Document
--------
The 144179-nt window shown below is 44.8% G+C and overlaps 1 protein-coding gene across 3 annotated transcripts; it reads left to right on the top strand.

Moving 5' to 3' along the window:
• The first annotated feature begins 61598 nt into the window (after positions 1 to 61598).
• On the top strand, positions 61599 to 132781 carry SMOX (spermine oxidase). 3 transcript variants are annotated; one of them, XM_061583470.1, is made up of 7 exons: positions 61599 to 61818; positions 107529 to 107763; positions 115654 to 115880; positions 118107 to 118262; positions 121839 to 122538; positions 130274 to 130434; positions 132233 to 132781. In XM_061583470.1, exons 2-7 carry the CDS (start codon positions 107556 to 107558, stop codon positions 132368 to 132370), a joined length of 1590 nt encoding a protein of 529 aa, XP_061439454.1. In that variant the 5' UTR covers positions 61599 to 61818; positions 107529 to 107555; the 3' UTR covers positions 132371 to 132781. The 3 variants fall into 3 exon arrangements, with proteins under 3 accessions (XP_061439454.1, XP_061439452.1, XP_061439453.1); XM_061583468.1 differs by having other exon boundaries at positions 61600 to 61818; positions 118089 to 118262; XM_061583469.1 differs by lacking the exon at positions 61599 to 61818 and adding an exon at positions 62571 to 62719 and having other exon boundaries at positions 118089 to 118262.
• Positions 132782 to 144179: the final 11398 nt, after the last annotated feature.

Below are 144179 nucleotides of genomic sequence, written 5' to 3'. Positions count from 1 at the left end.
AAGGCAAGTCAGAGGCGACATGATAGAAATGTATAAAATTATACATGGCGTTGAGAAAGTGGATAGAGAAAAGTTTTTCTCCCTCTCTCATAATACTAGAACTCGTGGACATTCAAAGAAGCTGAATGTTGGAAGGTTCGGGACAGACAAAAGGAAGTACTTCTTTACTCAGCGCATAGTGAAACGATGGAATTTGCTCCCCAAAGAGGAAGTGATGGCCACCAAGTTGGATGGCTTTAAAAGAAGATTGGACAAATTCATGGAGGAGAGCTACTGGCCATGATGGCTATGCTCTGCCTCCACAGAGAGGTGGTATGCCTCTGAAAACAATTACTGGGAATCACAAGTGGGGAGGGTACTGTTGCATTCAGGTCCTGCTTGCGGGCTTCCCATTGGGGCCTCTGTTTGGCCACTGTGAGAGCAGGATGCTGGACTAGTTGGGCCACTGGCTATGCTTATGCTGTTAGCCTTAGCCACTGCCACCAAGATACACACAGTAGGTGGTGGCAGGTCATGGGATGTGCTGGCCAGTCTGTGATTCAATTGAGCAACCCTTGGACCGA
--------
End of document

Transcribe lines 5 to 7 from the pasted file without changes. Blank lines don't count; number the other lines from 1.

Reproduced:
• Positions 132782 to 144179: the final 11398 nt, after the last annotated feature.

Below are 144179 nucleotides of genomic sequence, written 5' to 3'. Positions count from 1 at the left end.
AAGGCAAGTCAGAGGCGACATGATAGAAATGTATAAAATTATACATGGCGTTGAGAAAGTGGATAGAGAAAAGTTTTTCTCCCTCTCTCATAATACTAGAACTCGTGGACATTCAAAGAAGCTGAATGTTGGAAGGTTCGGGACAGACAAAAGGAAGTACTTCTTTACTCAGCGCATAGTGAAACGATGGAATTTGCTCCCCAAAGAGGAAGTGATGGCCACCAAGTTGGATGGCTTTAAAAGAAGATTGGACAAATTCATGGAGGAGAGCTACTGGCCATGATGGCTATGCTCTGCCTCCACAGAGAGGTGGTATGCCTCTGAAAACAATTACTGGGAATCACAAGTGGGGAGGGTACTGTTGCATTCAGGTCCTGCTTGCGGGCTTCCCATTGGGGCCTCTGTTTGGCCACTGTGAGAGCAGGATGCTGGACTAGTTGGGCCACTGGCTATGCTTATGCTGTTAGCCTTAGCCACTGCCACCAAGATACACACAGTAGGTGGTGGCAGGTCATGGGATGTGCTGGCCAGTCTGTGATTCAATTGAGCAACCCTTGGACCGA